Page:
Baby Bok Choy
Our ingredient for the week is baby bok choy, and as a result, we have some great Asian-inspired meals planned.
It’s surprisingly hard to find information about bok choy on the internet (beyond lots and lots of recipes), but I did find this from Melissa’s Produce: It is a versatile vegetable which is delicious in soups and stir-fry, braised whole or sautéed. Once cooked, the leaves and stalks become more mild and add a hint of sweetness.
Spring Pasta With Prosciutto, Peas and Zucchini
We’ve made dishes like this before, but never with zucchini. We used orecchiette noodles and followed the first half of this Epicurious recipe more-or-less, but omitted the butter, rosemary, flour, egg, milk, and parsley. We did have some canned chicken on-hand that we included too. (It sounds gross, but I really like the canned chicken, especially on big cobb salads!)
I love prosciutto and Brandon loves sage, so this Cooking Light recipe is a winner at our house. We subscribe to Cooking Light and when this recipe graced the cover over a year ago, we had to make it. So, we did. And it’s been a favorite ever since.
We’ve made this dish with and without the “lemony” sauce and it’s superb both ways. We typically have it with angel hair pasta or quinoa and broccolini. (It’s the new broccoli!) I’m fairly certain that we pair it with those sides because that was on the Cooking Light cover.
Lemony Chicken Saltimbocca (sans the "lemony")
I love pizza. It’s one of my most favorite meals — it could even be considered one of my food groups. (Pizza & brussel sprouts)
For our first prosciutto meal, I made pizza. First, I took a plain, fresh dough from Trader Joe’s and let it rise, per the instructions. I tossed it a few times and spread it out over cornmeal. I made the pizza sauce by mixing some oil, minced garlic, herbs and tomato paste and added mozzarella, Parmesan, prosciutto (of course!), black olives and some caramelized red onions.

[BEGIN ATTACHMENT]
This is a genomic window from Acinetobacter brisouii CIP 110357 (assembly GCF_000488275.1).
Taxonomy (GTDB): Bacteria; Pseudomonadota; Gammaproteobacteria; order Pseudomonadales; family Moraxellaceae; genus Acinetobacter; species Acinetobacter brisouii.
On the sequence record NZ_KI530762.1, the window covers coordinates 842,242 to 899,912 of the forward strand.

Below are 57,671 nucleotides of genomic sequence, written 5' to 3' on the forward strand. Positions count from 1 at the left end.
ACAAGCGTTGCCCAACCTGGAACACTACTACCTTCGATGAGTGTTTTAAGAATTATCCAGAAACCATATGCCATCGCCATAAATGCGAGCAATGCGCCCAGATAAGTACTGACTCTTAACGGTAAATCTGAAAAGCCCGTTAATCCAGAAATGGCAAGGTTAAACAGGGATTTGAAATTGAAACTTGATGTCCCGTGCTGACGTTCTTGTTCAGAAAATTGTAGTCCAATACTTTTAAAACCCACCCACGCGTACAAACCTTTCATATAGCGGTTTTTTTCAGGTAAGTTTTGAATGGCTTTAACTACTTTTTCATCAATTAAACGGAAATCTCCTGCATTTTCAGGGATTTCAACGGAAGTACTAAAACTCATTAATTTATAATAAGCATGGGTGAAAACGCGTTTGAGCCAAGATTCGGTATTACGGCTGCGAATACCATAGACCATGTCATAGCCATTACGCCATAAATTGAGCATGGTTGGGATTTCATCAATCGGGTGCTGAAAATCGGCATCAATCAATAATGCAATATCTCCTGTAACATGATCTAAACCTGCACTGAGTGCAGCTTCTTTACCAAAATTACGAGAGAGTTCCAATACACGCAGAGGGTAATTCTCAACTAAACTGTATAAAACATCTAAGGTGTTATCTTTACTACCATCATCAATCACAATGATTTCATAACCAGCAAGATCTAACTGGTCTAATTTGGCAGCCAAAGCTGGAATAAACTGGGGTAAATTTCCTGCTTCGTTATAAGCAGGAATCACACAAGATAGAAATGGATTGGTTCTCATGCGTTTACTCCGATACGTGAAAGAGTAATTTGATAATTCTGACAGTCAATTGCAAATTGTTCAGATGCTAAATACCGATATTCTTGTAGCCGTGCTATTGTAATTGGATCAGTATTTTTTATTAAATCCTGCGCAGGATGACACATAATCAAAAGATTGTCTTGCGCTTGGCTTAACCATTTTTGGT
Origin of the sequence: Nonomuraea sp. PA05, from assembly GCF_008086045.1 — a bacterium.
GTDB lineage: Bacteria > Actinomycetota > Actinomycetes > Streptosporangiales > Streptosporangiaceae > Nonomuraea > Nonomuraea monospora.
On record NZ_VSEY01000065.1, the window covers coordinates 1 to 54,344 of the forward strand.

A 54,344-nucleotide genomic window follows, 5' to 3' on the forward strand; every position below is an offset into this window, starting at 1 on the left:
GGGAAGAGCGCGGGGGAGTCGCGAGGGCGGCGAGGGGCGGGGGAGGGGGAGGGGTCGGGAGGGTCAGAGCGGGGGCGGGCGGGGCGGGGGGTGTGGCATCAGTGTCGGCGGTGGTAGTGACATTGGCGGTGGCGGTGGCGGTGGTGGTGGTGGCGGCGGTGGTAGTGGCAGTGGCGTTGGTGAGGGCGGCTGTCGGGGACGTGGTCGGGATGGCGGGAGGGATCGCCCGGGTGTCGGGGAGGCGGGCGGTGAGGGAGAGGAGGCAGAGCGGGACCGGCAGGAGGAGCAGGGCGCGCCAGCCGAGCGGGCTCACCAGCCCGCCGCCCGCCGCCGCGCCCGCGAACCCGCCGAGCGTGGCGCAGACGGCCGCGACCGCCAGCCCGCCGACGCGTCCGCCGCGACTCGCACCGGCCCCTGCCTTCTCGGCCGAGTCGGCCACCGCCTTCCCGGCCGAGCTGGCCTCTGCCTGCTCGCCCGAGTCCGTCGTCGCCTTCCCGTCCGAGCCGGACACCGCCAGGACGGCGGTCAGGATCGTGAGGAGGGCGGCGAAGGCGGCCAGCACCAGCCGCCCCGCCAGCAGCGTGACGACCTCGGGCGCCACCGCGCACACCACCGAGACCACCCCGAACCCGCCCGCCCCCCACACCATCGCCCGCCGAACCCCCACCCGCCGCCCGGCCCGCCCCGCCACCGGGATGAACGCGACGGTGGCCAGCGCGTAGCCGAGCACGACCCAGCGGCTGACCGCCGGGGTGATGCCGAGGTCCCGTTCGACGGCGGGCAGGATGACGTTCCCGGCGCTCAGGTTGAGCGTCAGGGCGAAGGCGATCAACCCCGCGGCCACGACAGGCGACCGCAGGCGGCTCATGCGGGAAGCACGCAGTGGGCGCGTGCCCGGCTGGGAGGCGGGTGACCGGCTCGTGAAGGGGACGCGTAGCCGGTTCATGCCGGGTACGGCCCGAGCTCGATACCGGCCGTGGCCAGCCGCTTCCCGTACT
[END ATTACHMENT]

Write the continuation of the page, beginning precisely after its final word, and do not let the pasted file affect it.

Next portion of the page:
This is one of my go-to quick and affordable meals and I highly recommend making it for yourself. My most favorite pizza uses the TJ’s crust, garlic and olive oil “sauce,” caramelized onions, prosciutto, mozzarella, and brussel sprouts.
When you try this out, it’s very important to let the dough rise before you use it and also that you don’t over cook it. (If you do, it becomes hard as a rock!)
The finished product
I love, love, love prosciutto so this special ingredient was very welcome.
From Wikipedia…Prosciutto is a dry-cured ham that is usually thinly sliced and served uncooked; this style is called prosciutto crudo in Italian and is distinguished from cooked ham, prosciutto cotto.
I bought “prosciutto piccolo” which, according to eHow, translates from Italian means “little prosciutto” or “little ham.” The only difference between prosciutto and prosciutto piccolo is prosciutto is cured with bone while prosciutto piccolo is not. Even though the procedures are the same for curing ham in Italy, each region has its own specific standards. Prosciutto piccolo is a traditional Italian meat that is delicious when wrapped around fresh fruits and vegetables or served in a sandwich.
Fascinating. And delicious.
Cooking with prosciutto? Here are some great recipes!
This is the second time we’ve made fried plantain chips and they were pretty good!
Fry, baby, fry!
Brandon removed the plantain peel with a knife, which is a task in itself. Once they were cut, we threw them in some boiling canola oil and waited until they floated to the top. We split the plantain chips into a few batches and put coarse sea salt on them as soon as they were done frying.
Paired with some ground turkey tacos, these plantain chips were good. Unfortunately they didn’t keep well for my lunch the next day. While the plantain chips were fun, they were also a lot of work. Next time we’ll probably just be lazy and have tortilla chips.
The full meal deal
Caribbean Plantain & Hash
Our first plantain meal was Cooking Light’s Caribbean Pork & Plantain Hash. It was good, however, we used much less-ripe plantains than we were supposed to, since that’s what they had at MacPherson’s. I would recommend to use ripe plantains for this meal. I would also recommend against eating a raw plantain. They taste horrible. It’s a very overwhelming starch that turns your entire mouth dry. No good.
Anyway, try this dish, but with ripe plantains… (We added red beans and rice and it was very tasty!)
The full meal.